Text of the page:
Let me just say that it is sort of cool when your last name is actually a word that means something. It’s not so impressive with first names, because your parents may have anointed you with a moniker that is a noun, verb or adjective like, say, Spring, Messiah, Chastity, Bear, Crash, Harmony, Heaven or (and this is no joke) Earwacker. Some of those names might be setting the bar a little high, but they are legit.
Last names have generational roots, so you can celebrate your legacy as a Carpenter, Custer, Hooker, Piper or Wise. This gives you all kinds of options if you are starting a business, such as Custer’s Last Fruit & Vegetable Stand, Wise Guys Consulting, Carpenter Carpentry, Pied Piper Pest Control or Hookers R Us— all of which are legitimate business names.
Sometimes your name can be a distraction that does little to elevate your reputation or advance your career. There actually was a Moe Lester, and even his obituary in 2008 was probably not taken seriously. Why Moe and not Morris? Why not a middle initial at the very least? We might assume Mr. Lester was born at a time and place when the word molester didn’t seem all that threatening.
I borrowed part of my name in days of yore when, working a summer job on the way to a college degree, I embarked on a short-lived business with my younger brother doing odd jobs that required more sweat than skill. That didn’t stop me from calling it Skill Unlimited, which later came in handy when I started writing a weekly newspaper column (well over two thousand of them between two newspapers) and now this blog. It also allows detractors to observe, “You should call it Limited Skill.”
Names Can Pay Off in Politics
I’m thinking that, on the heels of the Joe Biden resurgence, the former VP is succeeding despite a missed opportunity to weaponize his name as a marketing tool. Bide means to wait or tarry. There are bided, bides and biding. But no biden. So Biden came up a letter too long to mean anything by itself, except to that Tweeting dispenser of nicknames, the President of the United States, who apparently translates it as “sleepy,” as in Sleepy Joe.
Now Trump is another matter, because it may be used as a verb, noun or adjective. In certain card games, you can take a trick with trump. You can trump an adversary, getting the best of him or her by playing a trump card. Among the suspected origins of trump is the word triumph. Then again, you can trump up a story to falsely accuse or discredit someone else— something he does routinely and with impunity. As a word the name is a plus for both Trump admirers and Trump detractors.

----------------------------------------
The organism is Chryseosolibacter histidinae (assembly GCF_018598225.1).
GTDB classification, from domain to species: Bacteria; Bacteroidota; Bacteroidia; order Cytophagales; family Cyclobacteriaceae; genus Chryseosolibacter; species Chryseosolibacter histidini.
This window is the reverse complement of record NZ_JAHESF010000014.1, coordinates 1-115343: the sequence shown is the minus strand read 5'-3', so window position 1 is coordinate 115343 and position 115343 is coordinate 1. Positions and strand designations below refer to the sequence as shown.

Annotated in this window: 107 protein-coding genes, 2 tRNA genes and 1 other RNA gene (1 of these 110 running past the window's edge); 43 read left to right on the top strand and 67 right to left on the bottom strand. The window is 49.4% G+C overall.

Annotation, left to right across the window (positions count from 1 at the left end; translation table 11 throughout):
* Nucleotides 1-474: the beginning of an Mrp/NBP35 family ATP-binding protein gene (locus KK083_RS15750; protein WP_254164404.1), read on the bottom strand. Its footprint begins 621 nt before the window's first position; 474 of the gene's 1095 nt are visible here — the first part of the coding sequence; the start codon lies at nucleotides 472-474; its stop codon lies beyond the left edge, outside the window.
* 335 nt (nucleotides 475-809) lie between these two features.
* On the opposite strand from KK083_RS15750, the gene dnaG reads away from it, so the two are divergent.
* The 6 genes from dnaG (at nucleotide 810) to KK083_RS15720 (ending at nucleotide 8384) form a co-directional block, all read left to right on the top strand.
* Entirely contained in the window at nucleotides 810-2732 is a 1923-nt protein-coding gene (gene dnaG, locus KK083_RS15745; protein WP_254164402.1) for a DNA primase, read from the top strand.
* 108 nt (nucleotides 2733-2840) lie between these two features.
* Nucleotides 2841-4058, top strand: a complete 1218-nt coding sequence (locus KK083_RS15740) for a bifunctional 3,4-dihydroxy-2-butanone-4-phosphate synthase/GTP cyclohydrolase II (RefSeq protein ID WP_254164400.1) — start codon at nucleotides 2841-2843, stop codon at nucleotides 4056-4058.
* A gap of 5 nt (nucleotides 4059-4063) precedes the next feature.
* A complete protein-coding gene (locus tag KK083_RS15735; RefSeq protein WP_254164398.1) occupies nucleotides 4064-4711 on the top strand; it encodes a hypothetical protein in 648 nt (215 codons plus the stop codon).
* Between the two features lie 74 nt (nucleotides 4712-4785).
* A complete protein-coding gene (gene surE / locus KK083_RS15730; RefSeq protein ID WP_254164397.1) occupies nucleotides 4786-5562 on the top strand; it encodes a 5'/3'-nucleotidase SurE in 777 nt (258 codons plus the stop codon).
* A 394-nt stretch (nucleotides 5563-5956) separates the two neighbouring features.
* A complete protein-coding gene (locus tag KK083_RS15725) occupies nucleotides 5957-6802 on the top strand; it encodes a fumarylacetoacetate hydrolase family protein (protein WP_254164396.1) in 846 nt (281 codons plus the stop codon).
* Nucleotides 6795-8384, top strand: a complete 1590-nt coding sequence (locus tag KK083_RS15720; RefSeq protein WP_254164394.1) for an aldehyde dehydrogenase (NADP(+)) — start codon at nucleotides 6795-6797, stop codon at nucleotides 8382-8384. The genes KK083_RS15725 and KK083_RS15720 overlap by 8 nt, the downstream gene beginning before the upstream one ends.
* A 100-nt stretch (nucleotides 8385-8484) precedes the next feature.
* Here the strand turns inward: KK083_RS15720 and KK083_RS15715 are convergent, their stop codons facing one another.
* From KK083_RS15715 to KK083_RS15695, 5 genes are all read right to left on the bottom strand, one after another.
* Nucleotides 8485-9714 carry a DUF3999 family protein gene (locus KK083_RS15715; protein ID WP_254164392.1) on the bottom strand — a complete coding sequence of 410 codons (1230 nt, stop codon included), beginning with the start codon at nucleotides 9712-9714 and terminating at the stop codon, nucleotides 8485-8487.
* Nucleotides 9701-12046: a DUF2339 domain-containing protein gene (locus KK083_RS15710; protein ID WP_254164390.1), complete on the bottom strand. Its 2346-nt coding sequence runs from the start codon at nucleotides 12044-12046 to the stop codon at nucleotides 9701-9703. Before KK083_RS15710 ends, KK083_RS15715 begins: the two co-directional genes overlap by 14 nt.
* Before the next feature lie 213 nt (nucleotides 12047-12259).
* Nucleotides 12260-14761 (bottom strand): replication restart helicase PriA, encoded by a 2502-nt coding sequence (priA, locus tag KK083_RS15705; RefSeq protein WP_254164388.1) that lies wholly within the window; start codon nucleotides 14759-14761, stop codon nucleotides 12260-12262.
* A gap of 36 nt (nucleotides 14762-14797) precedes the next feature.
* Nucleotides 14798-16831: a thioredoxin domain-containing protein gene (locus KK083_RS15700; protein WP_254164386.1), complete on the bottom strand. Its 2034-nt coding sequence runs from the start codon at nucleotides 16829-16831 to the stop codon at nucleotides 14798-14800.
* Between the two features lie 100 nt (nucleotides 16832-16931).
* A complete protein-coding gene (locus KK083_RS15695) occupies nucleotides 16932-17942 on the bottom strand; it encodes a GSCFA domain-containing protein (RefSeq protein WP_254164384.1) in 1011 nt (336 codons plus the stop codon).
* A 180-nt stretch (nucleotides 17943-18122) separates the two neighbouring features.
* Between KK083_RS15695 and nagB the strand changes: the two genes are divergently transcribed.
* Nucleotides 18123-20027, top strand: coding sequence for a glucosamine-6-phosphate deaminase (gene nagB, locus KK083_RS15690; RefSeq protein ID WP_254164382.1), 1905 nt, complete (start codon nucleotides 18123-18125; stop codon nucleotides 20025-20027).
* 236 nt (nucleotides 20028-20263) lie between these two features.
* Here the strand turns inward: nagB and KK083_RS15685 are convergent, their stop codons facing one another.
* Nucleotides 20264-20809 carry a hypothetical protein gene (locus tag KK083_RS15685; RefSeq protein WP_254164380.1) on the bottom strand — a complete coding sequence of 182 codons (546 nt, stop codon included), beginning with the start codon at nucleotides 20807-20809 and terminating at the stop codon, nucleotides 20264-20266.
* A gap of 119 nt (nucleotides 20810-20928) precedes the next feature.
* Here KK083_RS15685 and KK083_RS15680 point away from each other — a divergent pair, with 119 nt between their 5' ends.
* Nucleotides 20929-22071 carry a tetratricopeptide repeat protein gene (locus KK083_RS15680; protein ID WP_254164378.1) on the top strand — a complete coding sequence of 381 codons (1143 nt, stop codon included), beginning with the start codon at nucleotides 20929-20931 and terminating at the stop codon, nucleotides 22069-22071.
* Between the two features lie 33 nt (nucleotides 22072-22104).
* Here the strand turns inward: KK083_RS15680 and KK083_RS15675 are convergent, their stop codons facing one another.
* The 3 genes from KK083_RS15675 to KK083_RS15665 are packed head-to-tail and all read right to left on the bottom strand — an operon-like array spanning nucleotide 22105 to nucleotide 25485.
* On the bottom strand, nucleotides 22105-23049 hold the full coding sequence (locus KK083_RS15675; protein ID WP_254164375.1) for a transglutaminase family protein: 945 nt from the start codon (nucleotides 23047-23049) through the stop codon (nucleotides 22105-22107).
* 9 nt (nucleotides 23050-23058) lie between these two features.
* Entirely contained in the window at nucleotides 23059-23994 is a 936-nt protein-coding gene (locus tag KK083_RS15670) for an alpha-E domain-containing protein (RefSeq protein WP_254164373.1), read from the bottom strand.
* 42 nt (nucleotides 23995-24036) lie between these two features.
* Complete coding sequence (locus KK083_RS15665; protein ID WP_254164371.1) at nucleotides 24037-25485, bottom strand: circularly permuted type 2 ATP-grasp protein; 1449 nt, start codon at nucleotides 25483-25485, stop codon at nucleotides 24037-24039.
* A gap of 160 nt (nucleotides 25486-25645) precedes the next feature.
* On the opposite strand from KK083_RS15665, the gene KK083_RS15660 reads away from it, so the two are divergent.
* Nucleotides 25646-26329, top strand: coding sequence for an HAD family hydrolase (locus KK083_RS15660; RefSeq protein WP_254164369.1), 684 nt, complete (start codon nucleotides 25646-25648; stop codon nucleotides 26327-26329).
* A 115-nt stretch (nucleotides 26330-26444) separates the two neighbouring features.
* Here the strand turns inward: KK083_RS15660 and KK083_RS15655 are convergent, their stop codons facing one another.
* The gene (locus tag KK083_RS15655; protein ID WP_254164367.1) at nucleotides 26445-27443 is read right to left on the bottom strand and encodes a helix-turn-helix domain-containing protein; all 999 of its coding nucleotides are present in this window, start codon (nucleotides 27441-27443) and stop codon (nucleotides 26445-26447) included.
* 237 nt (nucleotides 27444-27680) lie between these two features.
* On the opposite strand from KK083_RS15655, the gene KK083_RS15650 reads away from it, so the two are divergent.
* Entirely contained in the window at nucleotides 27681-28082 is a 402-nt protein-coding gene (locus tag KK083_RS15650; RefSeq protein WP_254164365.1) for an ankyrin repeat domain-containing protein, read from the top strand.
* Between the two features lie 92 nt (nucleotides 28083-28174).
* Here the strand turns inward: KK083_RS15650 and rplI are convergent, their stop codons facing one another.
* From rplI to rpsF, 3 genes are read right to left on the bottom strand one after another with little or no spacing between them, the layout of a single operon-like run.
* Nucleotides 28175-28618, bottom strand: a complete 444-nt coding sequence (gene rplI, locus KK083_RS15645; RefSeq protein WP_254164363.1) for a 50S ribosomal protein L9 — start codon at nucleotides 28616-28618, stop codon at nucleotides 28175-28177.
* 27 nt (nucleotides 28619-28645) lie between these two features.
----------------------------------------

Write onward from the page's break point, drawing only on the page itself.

“What’s in a name?” Shakespeare asked. It is, like the rose, a word. Following are some random words to contemplate:
Compendious— As a synonym for brief or concise, it is way too long and vowel-laden. Example: “To put it compendiously, I would say the best answer to that interrogatory is, ‘Huh?’”
Eon— Meanwhile, a synonym for a long, long time —an immeasurable length of time—is one of the shortest nouns around. Astronomers class up the word a bit to aeon, which is just one of a handful of four-letter words with three different vowels— or at least those acceptable in a game of Scrabble. Don’t wipe out your vowels to spell this. It is only worth four points.
Concussion— It is no accident that the meaning of this word is derived from “shake together.” It is a jarring jolt, of course, and supposedly the lowest level of traumatic brain injury. However, multiple concussions can be debilitating and life-shortening. I include this remembering a kid at a football game referring to the place where they sell refreshments as the “concussion stand.” Meanwhile, concussions were more likely being served up on the nearby playing field. And what do you order at the concussion stand? Why, a shake, naturally.
Crotchety— This has nothing to do with crotches, which is fortunate, but with irrational, eccentric and often perverse opinions. This adjective often refers to obstinate old guys, usually with crotches, who shouldn’t be allowed to Tweet.
Dingy— This is not a little boat. That’s a dinghy. Nor does it mean covered with dents or dings. Pronounce the “g” like a hard ‘j” and it’s something drab or dirty, possibly a room or apartment. Meanwhile, stay clear of dinged-up, dingy dinghies.
Skid— We all know that skid is not the past tense of ski. That would be skied. The two words are related, but it’s more than slipping or sliding. Skids, usually beams or logs, have been utilized for centuries to more readily “skid” a heavy object across terrain. The ski, which means “stick of wood,” came along later to move another kind of load across snow-covered landscapes.
Naughty— How did naught, which means nothing, or something that doesn’t exist, become part of naughty? For aught I know, we should have sought to be taught that naughty ought not be fraught with naught. Now that’s a lot of naught. Is it not?
* Thanks for all you who read this blog. It’s on its way to a wider readership than it has ever enjoyed on a newspaper opinion page.